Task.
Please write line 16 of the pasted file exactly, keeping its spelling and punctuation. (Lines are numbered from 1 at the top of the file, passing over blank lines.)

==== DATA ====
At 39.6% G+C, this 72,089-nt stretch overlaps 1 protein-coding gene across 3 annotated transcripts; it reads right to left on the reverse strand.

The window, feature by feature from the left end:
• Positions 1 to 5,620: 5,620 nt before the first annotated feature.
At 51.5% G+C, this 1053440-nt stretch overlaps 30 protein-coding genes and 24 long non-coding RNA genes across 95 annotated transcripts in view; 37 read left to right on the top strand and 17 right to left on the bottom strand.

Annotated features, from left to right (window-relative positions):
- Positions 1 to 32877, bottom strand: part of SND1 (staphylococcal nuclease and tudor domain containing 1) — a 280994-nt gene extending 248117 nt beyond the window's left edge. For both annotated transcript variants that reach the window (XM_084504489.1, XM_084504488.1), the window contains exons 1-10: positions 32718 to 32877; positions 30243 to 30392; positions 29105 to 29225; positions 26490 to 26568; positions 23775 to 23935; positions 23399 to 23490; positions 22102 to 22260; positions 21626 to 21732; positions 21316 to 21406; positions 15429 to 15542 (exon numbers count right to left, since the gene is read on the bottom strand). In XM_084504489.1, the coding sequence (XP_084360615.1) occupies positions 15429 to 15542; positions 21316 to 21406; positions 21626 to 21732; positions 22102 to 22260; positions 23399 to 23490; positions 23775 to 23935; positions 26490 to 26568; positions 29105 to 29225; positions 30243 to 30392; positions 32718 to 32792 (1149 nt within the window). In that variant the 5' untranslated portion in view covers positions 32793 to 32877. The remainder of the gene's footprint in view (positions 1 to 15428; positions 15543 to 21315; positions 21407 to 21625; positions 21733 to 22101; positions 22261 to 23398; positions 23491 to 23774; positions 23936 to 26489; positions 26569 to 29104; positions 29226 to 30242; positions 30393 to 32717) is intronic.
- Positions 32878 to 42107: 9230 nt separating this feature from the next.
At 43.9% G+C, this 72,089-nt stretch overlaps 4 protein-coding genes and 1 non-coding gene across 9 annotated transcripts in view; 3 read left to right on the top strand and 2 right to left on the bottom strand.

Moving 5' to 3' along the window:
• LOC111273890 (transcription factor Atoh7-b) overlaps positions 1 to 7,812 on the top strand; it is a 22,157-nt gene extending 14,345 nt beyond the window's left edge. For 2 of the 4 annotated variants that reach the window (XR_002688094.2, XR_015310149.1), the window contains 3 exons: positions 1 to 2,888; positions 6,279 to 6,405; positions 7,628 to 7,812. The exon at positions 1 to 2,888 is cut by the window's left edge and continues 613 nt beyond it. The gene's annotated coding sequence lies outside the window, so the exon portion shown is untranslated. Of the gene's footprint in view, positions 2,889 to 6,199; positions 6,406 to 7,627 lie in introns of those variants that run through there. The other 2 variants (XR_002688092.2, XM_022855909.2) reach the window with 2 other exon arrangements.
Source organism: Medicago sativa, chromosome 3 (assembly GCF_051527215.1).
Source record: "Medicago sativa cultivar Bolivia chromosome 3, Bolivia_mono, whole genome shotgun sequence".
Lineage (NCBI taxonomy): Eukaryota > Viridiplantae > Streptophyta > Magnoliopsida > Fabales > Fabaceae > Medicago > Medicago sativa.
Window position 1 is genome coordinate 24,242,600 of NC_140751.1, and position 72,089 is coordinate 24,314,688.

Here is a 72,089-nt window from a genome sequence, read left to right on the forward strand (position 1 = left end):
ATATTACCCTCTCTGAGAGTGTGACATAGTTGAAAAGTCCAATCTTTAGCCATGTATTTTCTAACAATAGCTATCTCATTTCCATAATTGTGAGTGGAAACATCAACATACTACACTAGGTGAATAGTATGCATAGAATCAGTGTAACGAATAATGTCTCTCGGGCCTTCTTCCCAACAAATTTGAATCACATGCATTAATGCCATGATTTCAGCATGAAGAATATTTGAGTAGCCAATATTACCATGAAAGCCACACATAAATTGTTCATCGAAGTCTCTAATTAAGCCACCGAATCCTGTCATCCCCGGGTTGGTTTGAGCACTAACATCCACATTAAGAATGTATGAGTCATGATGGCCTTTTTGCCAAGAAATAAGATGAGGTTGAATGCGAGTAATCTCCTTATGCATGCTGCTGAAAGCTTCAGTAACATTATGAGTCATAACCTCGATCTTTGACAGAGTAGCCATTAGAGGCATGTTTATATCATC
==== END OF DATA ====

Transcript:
ATATTACCCTCTCTGAGAGTGTGACATAGTTGAAAAGTCCAATCTTTAGCCATGTATTTTCTAACAATAGCTATCTCATTTCCATAATTGTGAGTGGAAACATCAACATACTACACTAGGTGAATAGTATGCATAGAATCAGTGTAACGAATAATGTCTCTCGGGCCTTCTTCCCAACAAATTTGAATCACATGCATTAATGCCATGATTTCAGCATGAAGAATATTTGAGTAGCCAATATTACCATGAAAGCCACACATAAATTGTTCATCGAAGTCTCTAATTAAGCCACCGAATCCTGTCATCCCCGGGTTGGTTTGAGCACTAACATCCACATTAAGAATGTATGAGTCATGATGGCCTTTTTGCCAAGAAATAAGATGAGGTTGAATGCGAGTAATCTCCTTATGCATGCTGCTGAAAGCTTCAGTAACATTATGAGTCATAACCTCGATCTTTGACAGAGTAGCCATTAGAGGCATGTTTATATCATC